Your parents could also sell their home to free up cash for senior care expenses. Help them calculate their home equity online to estimate how much money they can get back when they sell. This is done by subtracting the amount left on the mortgage from the current market value of their home. Just remember that selling a home comes with it’s fair share of preparations. This includes making necessary repairs and upgrades, deep cleaning and staging. Some of these can add to the costs of moving, so be sure to help your parents budget effectively.


Housing Options for Your Other Parent


If one parent needs nursing home care and the other doesn’t, you will need to find somewhere for your other parent to live. Help them find a solution that makes the most sense both financially and logistically. They might want to downsize into an apartment or condo near the nursing home where your other parent is moving. Downsizing is an excellent way for seniors to cut their living costs and do away with home maintenance tasks, enabling a simpler and more enjoyable life.


If they could use some help with their daily living activities, assisted living could be a viable choice as well. The added benefit of moving into an assisted or independent living community is the opportunity to socialize and engage with others, reducing the risk of senior loneliness and isolation for couples who are forced to separate for care purposes.


Making the Transition


Helping your parents make the transition to senior living care is one of the most difficult parts of the process. Things get even more challenging if you’re moving your parents into two different senior living situations. Keep in mind that your parents may be navigating a sea of difficult emotions right now—loss, confusion, shock, anger, and sadness.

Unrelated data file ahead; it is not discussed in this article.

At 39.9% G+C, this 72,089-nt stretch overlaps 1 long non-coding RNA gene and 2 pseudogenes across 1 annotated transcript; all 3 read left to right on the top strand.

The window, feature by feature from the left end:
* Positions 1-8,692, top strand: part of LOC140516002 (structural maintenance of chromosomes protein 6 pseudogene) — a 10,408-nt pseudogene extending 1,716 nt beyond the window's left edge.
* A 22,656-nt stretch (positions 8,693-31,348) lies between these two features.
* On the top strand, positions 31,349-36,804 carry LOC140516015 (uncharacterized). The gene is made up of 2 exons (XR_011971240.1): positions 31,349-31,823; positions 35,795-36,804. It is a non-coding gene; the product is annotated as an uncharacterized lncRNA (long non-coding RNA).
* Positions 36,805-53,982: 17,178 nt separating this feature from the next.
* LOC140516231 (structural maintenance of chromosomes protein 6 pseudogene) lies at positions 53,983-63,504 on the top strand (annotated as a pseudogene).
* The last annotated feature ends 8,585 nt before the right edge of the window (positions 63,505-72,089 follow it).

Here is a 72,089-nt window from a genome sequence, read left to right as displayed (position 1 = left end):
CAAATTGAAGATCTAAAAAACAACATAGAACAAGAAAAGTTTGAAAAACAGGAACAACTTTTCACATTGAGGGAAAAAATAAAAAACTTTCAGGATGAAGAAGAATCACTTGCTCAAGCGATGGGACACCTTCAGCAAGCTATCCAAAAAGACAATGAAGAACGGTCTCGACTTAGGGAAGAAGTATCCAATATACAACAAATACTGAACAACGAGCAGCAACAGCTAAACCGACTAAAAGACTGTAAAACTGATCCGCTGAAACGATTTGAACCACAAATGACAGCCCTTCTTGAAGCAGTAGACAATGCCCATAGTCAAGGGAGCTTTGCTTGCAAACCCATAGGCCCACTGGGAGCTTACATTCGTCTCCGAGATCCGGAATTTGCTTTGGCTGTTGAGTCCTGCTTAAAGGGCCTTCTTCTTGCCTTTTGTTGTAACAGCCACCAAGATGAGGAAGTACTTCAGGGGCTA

If possible, try to help the parent who needs care get settled in their nursing home before helping the other parent downsize into an apartment or assisted living community. Visit the facility with your parents before moving to help them get familiar with the community ahead of time. Give the staff as much information as possible about your parents so they can develop a car strategy that aligns with their wants and needs. Try to set up their new living space in a way that closely resembles the home they are moving from.


Downsizing and Decluttering


If your other parent is navigating the downsizing process, help them sort through their things and plan out their new living space. Life Storage recommends planning where each item will go in their new home during the decluttering process. Focus on the most important aspects of their lifestyle and daily habits, ensuring they have all the furniture, amenities, and home features they need to live the way they want. Oversized items, memorabilia, and other belongings they want to keep that are not suitable for their new, smaller space may be better off in a storage unit.


Moving parents into senior care is something that nearly every child will have to deal with at some point in their life. While this transition isn’t easy for anyone, especially when parents have differing care needs, there are steps you can take to make the process as smooth as possible. Planning ahead, researching different care options, and keeping your parents involved in the decision-making process will go a long way towards helping your parents adjust to this new phase of their lives.